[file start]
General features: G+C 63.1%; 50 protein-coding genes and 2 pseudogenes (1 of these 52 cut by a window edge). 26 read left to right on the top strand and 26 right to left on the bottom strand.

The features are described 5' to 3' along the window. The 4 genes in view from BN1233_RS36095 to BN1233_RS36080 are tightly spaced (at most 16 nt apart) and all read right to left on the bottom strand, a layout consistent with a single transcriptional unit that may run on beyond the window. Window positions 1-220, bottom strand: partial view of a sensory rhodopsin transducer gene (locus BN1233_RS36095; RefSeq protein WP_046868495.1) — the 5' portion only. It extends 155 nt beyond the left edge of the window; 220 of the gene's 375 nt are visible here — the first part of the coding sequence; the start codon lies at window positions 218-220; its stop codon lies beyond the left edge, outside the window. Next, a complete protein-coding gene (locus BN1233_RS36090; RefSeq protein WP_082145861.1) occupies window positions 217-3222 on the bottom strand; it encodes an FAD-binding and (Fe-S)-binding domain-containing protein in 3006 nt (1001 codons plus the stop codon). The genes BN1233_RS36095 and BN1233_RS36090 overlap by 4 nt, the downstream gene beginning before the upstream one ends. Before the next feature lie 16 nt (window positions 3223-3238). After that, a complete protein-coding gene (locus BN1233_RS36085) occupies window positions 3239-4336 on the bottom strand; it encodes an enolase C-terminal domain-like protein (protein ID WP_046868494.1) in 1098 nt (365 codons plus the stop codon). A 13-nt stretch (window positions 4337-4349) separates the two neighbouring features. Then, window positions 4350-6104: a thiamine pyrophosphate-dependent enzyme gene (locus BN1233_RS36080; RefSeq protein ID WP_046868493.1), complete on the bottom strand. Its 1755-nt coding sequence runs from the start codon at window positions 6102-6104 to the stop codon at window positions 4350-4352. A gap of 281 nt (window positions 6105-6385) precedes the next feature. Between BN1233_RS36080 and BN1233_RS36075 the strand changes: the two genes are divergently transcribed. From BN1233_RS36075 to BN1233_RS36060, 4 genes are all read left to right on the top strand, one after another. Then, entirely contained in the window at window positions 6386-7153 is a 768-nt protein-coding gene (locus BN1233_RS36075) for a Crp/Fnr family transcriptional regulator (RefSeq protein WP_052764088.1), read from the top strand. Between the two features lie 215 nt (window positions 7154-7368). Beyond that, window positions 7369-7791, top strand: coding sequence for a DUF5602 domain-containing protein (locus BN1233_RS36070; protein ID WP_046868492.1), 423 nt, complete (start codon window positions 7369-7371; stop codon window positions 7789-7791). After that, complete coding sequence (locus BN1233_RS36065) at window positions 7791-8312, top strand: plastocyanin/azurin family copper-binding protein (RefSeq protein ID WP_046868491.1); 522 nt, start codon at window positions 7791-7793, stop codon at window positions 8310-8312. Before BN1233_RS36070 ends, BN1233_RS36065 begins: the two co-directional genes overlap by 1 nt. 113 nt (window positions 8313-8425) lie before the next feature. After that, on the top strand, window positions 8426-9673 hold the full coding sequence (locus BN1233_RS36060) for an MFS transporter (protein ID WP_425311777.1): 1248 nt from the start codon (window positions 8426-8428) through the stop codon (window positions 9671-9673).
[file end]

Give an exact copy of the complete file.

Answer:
General features: G+C 63.1%; 50 protein-coding genes and 2 pseudogenes (1 of these 52 cut by a window edge). 26 read left to right on the top strand and 26 right to left on the bottom strand.

The features are described 5' to 3' along the window. The 4 genes in view from BN1233_RS36095 to BN1233_RS36080 are tightly spaced (at most 16 nt apart) and all read right to left on the bottom strand, a layout consistent with a single transcriptional unit that may run on beyond the window. Window positions 1-220, bottom strand: partial view of a sensory rhodopsin transducer gene (locus BN1233_RS36095; RefSeq protein WP_046868495.1) — the 5' portion only. It extends 155 nt beyond the left edge of the window; 220 of the gene's 375 nt are visible here — the first part of the coding sequence; the start codon lies at window positions 218-220; its stop codon lies beyond the left edge, outside the window. Next, a complete protein-coding gene (locus BN1233_RS36090; RefSeq protein WP_082145861.1) occupies window positions 217-3222 on the bottom strand; it encodes an FAD-binding and (Fe-S)-binding domain-containing protein in 3006 nt (1001 codons plus the stop codon). The genes BN1233_RS36095 and BN1233_RS36090 overlap by 4 nt, the downstream gene beginning before the upstream one ends. Before the next feature lie 16 nt (window positions 3223-3238). After that, a complete protein-coding gene (locus BN1233_RS36085) occupies window positions 3239-4336 on the bottom strand; it encodes an enolase C-terminal domain-like protein (protein ID WP_046868494.1) in 1098 nt (365 codons plus the stop codon). A 13-nt stretch (window positions 4337-4349) separates the two neighbouring features. Then, window positions 4350-6104: a thiamine pyrophosphate-dependent enzyme gene (locus BN1233_RS36080; RefSeq protein ID WP_046868493.1), complete on the bottom strand. Its 1755-nt coding sequence runs from the start codon at window positions 6102-6104 to the stop codon at window positions 4350-4352. A gap of 281 nt (window positions 6105-6385) precedes the next feature. Between BN1233_RS36080 and BN1233_RS36075 the strand changes: the two genes are divergently transcribed. From BN1233_RS36075 to BN1233_RS36060, 4 genes are all read left to right on the top strand, one after another. Then, entirely contained in the window at window positions 6386-7153 is a 768-nt protein-coding gene (locus BN1233_RS36075) for a Crp/Fnr family transcriptional regulator (RefSeq protein WP_052764088.1), read from the top strand. Between the two features lie 215 nt (window positions 7154-7368). Beyond that, window positions 7369-7791, top strand: coding sequence for a DUF5602 domain-containing protein (locus BN1233_RS36070; protein ID WP_046868492.1), 423 nt, complete (start codon window positions 7369-7371; stop codon window positions 7789-7791). After that, complete coding sequence (locus BN1233_RS36065) at window positions 7791-8312, top strand: plastocyanin/azurin family copper-binding protein (RefSeq protein ID WP_046868491.1); 522 nt, start codon at window positions 7791-7793, stop codon at window positions 8310-8312. Before BN1233_RS36070 ends, BN1233_RS36065 begins: the two co-directional genes overlap by 1 nt. 113 nt (window positions 8313-8425) lie before the next feature. After that, on the top strand, window positions 8426-9673 hold the full coding sequence (locus BN1233_RS36060) for an MFS transporter (protein ID WP_425311777.1): 1248 nt from the start codon (window positions 8426-8428) through the stop codon (window positions 9671-9673).